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From the archives: East Germans Punch 1st Holes in Wall, Pledge Free Elections

East Bloc: Tens of thousands stream past the Berlin Wall to the West. The Communist regime promises that freedom of travel will be permanent.

November 11, 1989|By William Tuohy | Los Angeles Times Staff Writer

WEST BERLIN -- Tens of thousands of East Germans streamed through the Berlin Wall into West Berlin on Friday as the Communist regime pledged that freedom of travel will be permanent, began punching holes in the wall for new crossings and promised free elections.

The incoming East Germans and the West Berliners greeting them caused the largest traffic jam ever in the city--with gridlock around the wall's checkpoints and city center as well as the glittering main street, the Kurfuerstendamm.

Major thoroughfares were turned into promenades late Friday with both East and West Berliners filling the streets, dancing, drinking, laughing--and some standing on the Berlin Wall.

An estimated 100,000 East Berliners arrived, and many availed themselves of the 100 West German marks offered as a welcome by the local government--enabling the visitors to go shopping with hard currency.

Many of the East Germans visited their local police stations to obtain an exit visa. Long lines formed, but the visas were issued promptly. Others simply went to one of the city's eight crossing points, where border guards ignored formalities and let them through to the West.

As Germans mingled happily on both sides of the wall, East Germany began making holes in it for at least eight more crossing points. Workers and soldiers removed a section of the wall blocking the Eberswalderstrasse. The Glienicke Bridge, site of numerous East-West spy swaps, reportedly was opened to general traffic. And an opening at Potsdamer Platz, once Europe's busiest square, is expected to be ready in a few days.

East German leader Egon Krenz, 52, appeared at a huge rally in East Berlin at the end of a momentous three-day meeting of the policy-making Central Committee of the Communist Party.

"Now is not the time for promises," he told the audience, his voice hoarse from earlier outdoor speeches in chill night air. He called for action.

Krenz said East Germany's Communists must no longer be divided between "us and them" but instead should be "our party."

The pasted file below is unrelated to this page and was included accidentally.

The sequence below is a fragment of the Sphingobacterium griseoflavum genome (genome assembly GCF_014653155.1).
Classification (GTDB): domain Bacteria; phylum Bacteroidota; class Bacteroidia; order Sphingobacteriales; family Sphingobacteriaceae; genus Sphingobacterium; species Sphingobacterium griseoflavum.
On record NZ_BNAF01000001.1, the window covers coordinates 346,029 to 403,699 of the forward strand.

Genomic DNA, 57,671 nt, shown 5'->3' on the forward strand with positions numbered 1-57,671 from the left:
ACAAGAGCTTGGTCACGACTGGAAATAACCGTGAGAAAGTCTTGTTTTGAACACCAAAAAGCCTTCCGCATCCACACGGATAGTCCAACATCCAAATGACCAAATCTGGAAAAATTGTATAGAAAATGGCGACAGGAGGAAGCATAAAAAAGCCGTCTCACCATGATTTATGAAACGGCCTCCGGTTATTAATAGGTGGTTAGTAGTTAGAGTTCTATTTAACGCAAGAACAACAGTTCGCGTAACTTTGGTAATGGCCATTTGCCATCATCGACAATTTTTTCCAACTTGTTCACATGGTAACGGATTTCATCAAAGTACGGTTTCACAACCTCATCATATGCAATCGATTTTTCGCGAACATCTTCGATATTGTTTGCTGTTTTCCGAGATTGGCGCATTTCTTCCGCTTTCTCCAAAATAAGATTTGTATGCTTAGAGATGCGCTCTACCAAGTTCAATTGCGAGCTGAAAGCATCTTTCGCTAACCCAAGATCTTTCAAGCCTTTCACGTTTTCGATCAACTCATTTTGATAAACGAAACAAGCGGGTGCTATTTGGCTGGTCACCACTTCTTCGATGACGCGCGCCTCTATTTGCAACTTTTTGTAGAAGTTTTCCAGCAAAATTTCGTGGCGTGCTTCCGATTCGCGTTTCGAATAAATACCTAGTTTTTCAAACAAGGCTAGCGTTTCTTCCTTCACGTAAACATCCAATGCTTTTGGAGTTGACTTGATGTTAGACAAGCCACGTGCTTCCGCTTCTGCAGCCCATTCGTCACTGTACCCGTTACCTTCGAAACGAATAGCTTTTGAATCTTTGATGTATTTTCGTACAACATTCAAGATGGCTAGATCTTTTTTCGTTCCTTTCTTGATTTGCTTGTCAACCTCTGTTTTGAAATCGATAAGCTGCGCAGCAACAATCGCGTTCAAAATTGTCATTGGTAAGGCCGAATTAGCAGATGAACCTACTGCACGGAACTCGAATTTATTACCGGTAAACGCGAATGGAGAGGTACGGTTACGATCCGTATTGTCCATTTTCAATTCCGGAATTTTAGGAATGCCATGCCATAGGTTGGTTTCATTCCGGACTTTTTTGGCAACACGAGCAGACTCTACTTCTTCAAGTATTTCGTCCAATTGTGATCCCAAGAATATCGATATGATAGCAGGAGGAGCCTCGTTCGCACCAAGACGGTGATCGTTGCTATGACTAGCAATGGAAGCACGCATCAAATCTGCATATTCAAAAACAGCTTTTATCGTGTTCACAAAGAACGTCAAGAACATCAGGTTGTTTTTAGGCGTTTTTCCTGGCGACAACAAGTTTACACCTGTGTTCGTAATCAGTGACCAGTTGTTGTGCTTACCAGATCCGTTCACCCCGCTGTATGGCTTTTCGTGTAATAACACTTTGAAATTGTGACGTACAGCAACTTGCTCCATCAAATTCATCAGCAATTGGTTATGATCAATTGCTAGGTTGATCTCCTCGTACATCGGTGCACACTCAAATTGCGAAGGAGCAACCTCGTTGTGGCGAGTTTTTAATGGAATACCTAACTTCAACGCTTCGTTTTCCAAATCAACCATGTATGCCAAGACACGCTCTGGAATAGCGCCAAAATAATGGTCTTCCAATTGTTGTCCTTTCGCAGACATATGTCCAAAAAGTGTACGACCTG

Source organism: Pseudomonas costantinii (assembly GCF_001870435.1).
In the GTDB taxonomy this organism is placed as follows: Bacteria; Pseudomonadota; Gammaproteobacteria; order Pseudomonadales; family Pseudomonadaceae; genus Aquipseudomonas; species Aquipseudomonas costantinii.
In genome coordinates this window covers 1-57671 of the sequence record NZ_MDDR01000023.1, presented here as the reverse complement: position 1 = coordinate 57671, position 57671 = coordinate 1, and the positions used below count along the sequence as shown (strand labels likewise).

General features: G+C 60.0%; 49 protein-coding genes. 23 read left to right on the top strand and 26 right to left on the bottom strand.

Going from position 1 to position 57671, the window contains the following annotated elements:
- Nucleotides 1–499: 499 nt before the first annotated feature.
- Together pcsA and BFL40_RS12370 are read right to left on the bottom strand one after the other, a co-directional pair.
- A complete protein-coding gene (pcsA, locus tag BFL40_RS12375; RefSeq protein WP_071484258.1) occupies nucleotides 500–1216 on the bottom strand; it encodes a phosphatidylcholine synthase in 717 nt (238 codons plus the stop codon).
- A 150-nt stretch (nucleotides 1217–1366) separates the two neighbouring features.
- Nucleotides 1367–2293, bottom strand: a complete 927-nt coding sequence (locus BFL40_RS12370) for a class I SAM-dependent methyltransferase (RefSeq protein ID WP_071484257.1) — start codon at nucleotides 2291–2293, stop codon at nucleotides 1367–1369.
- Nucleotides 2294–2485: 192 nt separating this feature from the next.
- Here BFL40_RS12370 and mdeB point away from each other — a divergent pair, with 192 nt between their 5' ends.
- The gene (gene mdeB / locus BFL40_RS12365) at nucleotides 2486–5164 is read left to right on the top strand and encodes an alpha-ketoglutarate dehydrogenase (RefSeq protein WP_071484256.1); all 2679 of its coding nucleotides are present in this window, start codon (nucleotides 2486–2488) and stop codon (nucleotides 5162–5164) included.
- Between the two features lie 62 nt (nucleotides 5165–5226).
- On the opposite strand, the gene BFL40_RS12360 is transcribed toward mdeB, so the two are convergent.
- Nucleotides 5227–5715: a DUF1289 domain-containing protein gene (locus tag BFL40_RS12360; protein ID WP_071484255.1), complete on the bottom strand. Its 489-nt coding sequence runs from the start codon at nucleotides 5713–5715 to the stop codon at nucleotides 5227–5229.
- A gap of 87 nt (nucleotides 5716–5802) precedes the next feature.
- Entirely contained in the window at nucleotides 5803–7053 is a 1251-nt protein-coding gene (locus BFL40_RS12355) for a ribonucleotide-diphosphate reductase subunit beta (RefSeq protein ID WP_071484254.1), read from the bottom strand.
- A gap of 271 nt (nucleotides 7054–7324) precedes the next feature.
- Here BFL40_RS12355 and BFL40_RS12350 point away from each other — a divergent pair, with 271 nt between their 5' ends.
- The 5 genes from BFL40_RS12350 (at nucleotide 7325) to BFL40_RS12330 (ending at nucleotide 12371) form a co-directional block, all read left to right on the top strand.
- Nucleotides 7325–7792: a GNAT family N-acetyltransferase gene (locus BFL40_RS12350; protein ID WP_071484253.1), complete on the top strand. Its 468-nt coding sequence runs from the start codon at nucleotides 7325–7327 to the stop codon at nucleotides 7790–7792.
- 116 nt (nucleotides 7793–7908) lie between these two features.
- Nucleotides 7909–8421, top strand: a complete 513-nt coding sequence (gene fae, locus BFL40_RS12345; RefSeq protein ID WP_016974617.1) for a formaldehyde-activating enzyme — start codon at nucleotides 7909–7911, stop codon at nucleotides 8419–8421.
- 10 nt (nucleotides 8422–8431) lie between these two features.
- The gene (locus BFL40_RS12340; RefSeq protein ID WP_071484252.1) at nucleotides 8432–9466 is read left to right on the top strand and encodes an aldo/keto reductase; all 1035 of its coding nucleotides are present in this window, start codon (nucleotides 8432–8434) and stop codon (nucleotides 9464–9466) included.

But other speeches preceding Krenz's called for more reforms than Krenz publicly offered, and he was not particularly warmly received.

It was Interior Minister Friedrich Dickel who disclosed that the dramatic opening of West Berlin to East Germans on Thursday was not a temporary measure.

He said eight new border crossings will be opened and that public transit between the two parts of the once united German capital will be improved.

He added: "It is permanent and will be the foundation of a new travel law."

The East German party's Central Committee issued a statement after its meeting saying that its "action program" reforms will include free elections and parliamentary scrutiny of the detested state security apparatus.

The text transmitted by the official ADN news agency said:

"We propose carrying out parliamentary elections on the basis of a new election law. We are for one election law that guarantees a free, general, democratic and secret election and upholds public control at every stage of the election.

"We are for a democratic coalition government."

The Central Committee also urged "a socialist state based on the rule of law," and proposed "the introduction of a constitutional court in order to ensure compliance with the constitution."

The communique accused ousted leader Erich Honecker and two of his top lieutenants of serious mistakes that "have led the party and republic into a deep crisis," and it asked for a full investigation.

West German Chancellor Helmut Kohl, interrupting an official visit to Poland to fly here, spoke to a sometimes unruly gathering in front of the West Berlin City Hall. He joined West Berlin Mayor Walter Momper and former Chancellor Willy Brandt.

Kohl termed it "a historic moment" and said of divided Germany:

"We are and will remain one nation, and we belong together. Long live a free German fatherland.

"We are ready to help you rebuild your country. You are not alone. We have all worked for this day.

"At this moment when the wall is falling," he added, "we should also spare a thought for those who died at the wall."

Mayor Momper, in an emotional address, said: "We are the happiest people in the world today. Our city and citizens will never forget this day."

Brandt, who was mayor when the Berlin Wall was built in 1961, said it "stood in the path of history."

Earlier, in a visit to the wall at the Brandenburg Gate, he exhorted a group of young people standing and sitting on the barrier: "Tear the wall down."

There, at the wall, the symbol of a divided Europe, an East German police officer assigned to watch the crowd proved unexpectedly genial when questioned.

"This is something the people in our country have been waiting now for 28 years," said the tall, blond officer. "Though people have seen West Berlin on television, people can't really imagine what to expect in person."

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